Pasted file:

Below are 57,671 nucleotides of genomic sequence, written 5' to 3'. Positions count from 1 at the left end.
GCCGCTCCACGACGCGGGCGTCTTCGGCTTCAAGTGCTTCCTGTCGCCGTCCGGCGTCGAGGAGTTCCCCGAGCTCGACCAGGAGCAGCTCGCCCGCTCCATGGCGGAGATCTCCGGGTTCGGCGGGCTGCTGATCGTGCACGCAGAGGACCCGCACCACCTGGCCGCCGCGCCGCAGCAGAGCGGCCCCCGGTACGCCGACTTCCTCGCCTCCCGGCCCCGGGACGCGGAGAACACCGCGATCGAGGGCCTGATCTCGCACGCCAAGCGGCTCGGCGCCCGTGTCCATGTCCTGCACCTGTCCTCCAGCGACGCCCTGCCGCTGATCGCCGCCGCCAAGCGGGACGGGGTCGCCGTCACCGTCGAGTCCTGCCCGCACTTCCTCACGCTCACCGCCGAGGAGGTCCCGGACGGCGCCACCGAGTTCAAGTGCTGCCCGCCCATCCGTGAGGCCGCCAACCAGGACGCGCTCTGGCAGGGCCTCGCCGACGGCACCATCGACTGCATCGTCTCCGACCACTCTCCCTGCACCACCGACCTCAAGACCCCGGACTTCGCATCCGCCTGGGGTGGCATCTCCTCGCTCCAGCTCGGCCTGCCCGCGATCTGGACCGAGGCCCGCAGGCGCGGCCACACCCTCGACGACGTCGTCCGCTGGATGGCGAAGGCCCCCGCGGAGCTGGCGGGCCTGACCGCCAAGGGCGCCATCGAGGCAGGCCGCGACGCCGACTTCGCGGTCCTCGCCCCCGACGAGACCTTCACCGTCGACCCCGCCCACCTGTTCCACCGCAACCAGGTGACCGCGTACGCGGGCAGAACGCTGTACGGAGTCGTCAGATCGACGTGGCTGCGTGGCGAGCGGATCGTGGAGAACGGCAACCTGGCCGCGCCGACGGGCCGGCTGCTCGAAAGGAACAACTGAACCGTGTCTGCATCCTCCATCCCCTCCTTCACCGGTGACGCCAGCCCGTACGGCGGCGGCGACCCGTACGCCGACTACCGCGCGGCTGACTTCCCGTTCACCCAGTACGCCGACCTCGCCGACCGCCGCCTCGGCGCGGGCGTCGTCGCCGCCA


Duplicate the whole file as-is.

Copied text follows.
Below are 57,671 nucleotides of genomic sequence, written 5' to 3'. Positions count from 1 at the left end.
GCCGCTCCACGACGCGGGCGTCTTCGGCTTCAAGTGCTTCCTGTCGCCGTCCGGCGTCGAGGAGTTCCCCGAGCTCGACCAGGAGCAGCTCGCCCGCTCCATGGCGGAGATCTCCGGGTTCGGCGGGCTGCTGATCGTGCACGCAGAGGACCCGCACCACCTGGCCGCCGCGCCGCAGCAGAGCGGCCCCCGGTACGCCGACTTCCTCGCCTCCCGGCCCCGGGACGCGGAGAACACCGCGATCGAGGGCCTGATCTCGCACGCCAAGCGGCTCGGCGCCCGTGTCCATGTCCTGCACCTGTCCTCCAGCGACGCCCTGCCGCTGATCGCCGCCGCCAAGCGGGACGGGGTCGCCGTCACCGTCGAGTCCTGCCCGCACTTCCTCACGCTCACCGCCGAGGAGGTCCCGGACGGCGCCACCGAGTTCAAGTGCTGCCCGCCCATCCGTGAGGCCGCCAACCAGGACGCGCTCTGGCAGGGCCTCGCCGACGGCACCATCGACTGCATCGTCTCCGACCACTCTCCCTGCACCACCGACCTCAAGACCCCGGACTTCGCATCCGCCTGGGGTGGCATCTCCTCGCTCCAGCTCGGCCTGCCCGCGATCTGGACCGAGGCCCGCAGGCGCGGCCACACCCTCGACGACGTCGTCCGCTGGATGGCGAAGGCCCCCGCGGAGCTGGCGGGCCTGACCGCCAAGGGCGCCATCGAGGCAGGCCGCGACGCCGACTTCGCGGTCCTCGCCCCCGACGAGACCTTCACCGTCGACCCCGCCCACCTGTTCCACCGCAACCAGGTGACCGCGTACGCGGGCAGAACGCTGTACGGAGTCGTCAGATCGACGTGGCTGCGTGGCGAGCGGATCGTGGAGAACGGCAACCTGGCCGCGCCGACGGGCCGGCTGCTCGAAAGGAACAACTGAACCGTGTCTGCATCCTCCATCCCCTCCTTCACCGGTGACGCCAGCCCGTACGGCGGCGGCGACCCGTACGCCGACTACCGCGCGGCTGACTTCCCGTTCACCCAGTACGCCGACCTCGCCGACCGCCGCCTCGGCGCGGGCGTCGTCGCCGCCA